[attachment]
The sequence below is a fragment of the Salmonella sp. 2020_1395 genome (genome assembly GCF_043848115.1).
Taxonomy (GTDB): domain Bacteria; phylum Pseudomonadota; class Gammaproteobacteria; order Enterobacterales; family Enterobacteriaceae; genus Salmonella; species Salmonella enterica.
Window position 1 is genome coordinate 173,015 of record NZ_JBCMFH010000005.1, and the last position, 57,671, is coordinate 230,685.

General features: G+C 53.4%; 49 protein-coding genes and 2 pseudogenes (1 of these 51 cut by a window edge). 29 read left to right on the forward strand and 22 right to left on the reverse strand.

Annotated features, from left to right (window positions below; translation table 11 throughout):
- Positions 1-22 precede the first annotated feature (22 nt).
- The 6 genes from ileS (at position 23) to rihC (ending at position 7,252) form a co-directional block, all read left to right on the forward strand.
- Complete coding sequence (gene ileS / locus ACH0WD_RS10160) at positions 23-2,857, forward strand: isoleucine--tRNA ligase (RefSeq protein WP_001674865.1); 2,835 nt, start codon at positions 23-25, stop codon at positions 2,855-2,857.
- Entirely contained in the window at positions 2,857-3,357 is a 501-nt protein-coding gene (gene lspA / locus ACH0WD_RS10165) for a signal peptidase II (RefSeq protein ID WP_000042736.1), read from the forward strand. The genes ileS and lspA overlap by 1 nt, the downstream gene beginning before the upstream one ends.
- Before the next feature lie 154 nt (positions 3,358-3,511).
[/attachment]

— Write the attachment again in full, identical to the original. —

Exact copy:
The sequence below is a fragment of the Salmonella sp. 2020_1395 genome (genome assembly GCF_043848115.1).
Taxonomy (GTDB): domain Bacteria; phylum Pseudomonadota; class Gammaproteobacteria; order Enterobacterales; family Enterobacteriaceae; genus Salmonella; species Salmonella enterica.
Window position 1 is genome coordinate 173,015 of record NZ_JBCMFH010000005.1, and the last position, 57,671, is coordinate 230,685.

General features: G+C 53.4%; 49 protein-coding genes and 2 pseudogenes (1 of these 51 cut by a window edge). 29 read left to right on the forward strand and 22 right to left on the reverse strand.

Annotated features, from left to right (window positions below; translation table 11 throughout):
- Positions 1-22 precede the first annotated feature (22 nt).
- The 6 genes from ileS (at position 23) to rihC (ending at position 7,252) form a co-directional block, all read left to right on the forward strand.
- Complete coding sequence (gene ileS / locus ACH0WD_RS10160) at positions 23-2,857, forward strand: isoleucine--tRNA ligase (RefSeq protein WP_001674865.1); 2,835 nt, start codon at positions 23-25, stop codon at positions 2,855-2,857.
- Entirely contained in the window at positions 2,857-3,357 is a 501-nt protein-coding gene (gene lspA / locus ACH0WD_RS10165) for a signal peptidase II (RefSeq protein ID WP_000042736.1), read from the forward strand. The genes ileS and lspA overlap by 1 nt, the downstream gene beginning before the upstream one ends.
- Before the next feature lie 154 nt (positions 3,358-3,511).